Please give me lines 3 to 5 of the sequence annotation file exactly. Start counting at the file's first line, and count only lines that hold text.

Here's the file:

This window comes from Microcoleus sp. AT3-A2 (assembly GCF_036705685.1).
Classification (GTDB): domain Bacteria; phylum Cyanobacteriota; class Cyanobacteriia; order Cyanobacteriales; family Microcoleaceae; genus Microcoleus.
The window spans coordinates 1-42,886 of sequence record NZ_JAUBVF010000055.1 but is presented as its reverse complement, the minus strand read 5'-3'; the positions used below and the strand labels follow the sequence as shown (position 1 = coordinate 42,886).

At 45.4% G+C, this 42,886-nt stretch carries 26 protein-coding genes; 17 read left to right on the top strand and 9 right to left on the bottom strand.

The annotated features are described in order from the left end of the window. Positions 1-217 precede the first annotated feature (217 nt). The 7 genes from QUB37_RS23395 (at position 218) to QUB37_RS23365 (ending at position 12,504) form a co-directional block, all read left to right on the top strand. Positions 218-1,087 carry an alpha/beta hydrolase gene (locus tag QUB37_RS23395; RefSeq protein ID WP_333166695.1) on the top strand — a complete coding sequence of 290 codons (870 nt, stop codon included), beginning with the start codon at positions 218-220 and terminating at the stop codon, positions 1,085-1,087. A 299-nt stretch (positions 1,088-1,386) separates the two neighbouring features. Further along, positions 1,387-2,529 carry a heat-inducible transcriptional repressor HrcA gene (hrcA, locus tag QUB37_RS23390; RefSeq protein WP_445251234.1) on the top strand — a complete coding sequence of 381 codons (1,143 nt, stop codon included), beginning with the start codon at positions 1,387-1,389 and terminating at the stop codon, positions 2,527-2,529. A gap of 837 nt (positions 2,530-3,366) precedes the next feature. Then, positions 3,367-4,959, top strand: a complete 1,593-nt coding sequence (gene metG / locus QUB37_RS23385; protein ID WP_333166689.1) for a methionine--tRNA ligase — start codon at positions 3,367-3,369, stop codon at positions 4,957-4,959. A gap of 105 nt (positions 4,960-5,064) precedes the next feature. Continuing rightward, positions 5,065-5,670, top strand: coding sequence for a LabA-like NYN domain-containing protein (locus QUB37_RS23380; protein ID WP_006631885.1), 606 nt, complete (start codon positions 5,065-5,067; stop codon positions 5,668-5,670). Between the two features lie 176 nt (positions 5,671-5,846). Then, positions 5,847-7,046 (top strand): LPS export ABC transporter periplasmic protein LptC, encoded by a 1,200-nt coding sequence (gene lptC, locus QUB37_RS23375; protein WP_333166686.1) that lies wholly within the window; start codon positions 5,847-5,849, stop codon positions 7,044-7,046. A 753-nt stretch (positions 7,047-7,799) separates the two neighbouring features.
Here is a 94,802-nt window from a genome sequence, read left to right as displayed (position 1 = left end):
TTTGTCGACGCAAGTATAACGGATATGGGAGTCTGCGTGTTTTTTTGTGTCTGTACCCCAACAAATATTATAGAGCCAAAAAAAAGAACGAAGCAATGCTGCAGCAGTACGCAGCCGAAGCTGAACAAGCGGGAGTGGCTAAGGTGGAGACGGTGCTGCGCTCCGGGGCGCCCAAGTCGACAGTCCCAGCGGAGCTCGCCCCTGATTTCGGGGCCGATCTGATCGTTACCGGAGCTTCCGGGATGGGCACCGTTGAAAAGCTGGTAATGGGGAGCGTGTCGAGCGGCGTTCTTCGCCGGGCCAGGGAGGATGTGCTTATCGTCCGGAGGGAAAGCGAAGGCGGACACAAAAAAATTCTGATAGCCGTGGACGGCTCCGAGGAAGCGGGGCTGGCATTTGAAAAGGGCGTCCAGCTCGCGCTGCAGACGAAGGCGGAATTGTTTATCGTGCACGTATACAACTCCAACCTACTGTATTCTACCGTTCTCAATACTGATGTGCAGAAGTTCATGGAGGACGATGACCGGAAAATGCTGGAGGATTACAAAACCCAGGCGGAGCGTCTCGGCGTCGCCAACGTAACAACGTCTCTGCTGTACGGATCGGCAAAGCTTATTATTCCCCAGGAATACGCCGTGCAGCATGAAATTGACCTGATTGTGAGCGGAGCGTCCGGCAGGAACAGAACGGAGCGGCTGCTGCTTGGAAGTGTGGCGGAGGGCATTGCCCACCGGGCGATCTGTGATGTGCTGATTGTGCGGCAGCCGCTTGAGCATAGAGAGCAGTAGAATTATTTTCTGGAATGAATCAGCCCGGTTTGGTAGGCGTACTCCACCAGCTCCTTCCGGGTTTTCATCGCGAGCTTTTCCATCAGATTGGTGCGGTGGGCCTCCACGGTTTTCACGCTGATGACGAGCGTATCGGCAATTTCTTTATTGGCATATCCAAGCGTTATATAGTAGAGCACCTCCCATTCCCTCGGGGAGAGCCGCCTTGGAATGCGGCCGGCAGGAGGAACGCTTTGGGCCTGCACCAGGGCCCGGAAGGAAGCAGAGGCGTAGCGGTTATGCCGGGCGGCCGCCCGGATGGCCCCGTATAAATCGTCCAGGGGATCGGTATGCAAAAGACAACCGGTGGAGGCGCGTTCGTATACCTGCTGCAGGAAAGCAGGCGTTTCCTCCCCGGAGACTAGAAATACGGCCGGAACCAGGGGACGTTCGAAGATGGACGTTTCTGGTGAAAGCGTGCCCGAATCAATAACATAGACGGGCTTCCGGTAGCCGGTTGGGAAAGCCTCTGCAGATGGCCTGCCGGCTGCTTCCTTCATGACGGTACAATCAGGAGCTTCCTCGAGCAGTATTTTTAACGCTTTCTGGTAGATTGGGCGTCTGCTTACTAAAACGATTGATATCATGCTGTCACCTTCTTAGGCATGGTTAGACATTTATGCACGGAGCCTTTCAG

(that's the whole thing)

The window spans coordinates 1-42,886 of sequence record NZ_JAUBVF010000055.1 but is presented as its reverse complement, the minus strand read 5'-3'; the positions used below and the strand labels follow the sequence as shown (position 1 = coordinate 42,886).

At 45.4% G+C, this 42,886-nt stretch carries 26 protein-coding genes; 17 read left to right on the top strand and 9 right to left on the bottom strand.

The annotated features are described in order from the left end of the window. Positions 1-217 precede the first annotated feature (217 nt). The 7 genes from QUB37_RS23395 (at position 218) to QUB37_RS23365 (ending at position 12,504) form a co-directional block, all read left to right on the top strand. Positions 218-1,087 carry an alpha/beta hydrolase gene (locus tag QUB37_RS23395; RefSeq protein ID WP_333166695.1) on the top strand — a complete coding sequence of 290 codons (870 nt, stop codon included), beginning with the start codon at positions 218-220 and terminating at the stop codon, positions 1,085-1,087. A 299-nt stretch (positions 1,088-1,386) separates the two neighbouring features. Further along, positions 1,387-2,529 carry a heat-inducible transcriptional repressor HrcA gene (hrcA, locus tag QUB37_RS23390; RefSeq protein WP_445251234.1) on the top strand — a complete coding sequence of 381 codons (1,143 nt, stop codon included), beginning with the start codon at positions 1,387-1,389 and terminating at the stop codon, positions 2,527-2,529. A gap of 837 nt (positions 2,530-3,366) precedes the next feature. Then, positions 3,367-4,959, top strand: a complete 1,593-nt coding sequence (gene metG / locus QUB37_RS23385; protein ID WP_333166689.1) for a methionine--tRNA ligase — start codon at positions 3,367-3,369, stop codon at positions 4,957-4,959. A gap of 105 nt (positions 4,960-5,064) precedes the next feature. Continuing rightward, positions 5,065-5,670, top strand: coding sequence for a LabA-like NYN domain-containing protein (locus QUB37_RS23380; protein ID WP_006631885.1), 606 nt, complete (start codon positions 5,065-5,067; stop codon positions 5,668-5,670). Between the two features lie 176 nt (positions 5,671-5,846). Then, positions 5,847-7,046 (top strand): LPS export ABC transporter periplasmic protein LptC, encoded by a 1,200-nt coding sequence (gene lptC, locus QUB37_RS23375; protein WP_333166686.1) that lies wholly within the window; start codon positions 5,847-5,849, stop codon positions 7,044-7,046. A 753-nt stretch (positions 7,047-7,799) separates the two neighbouring features.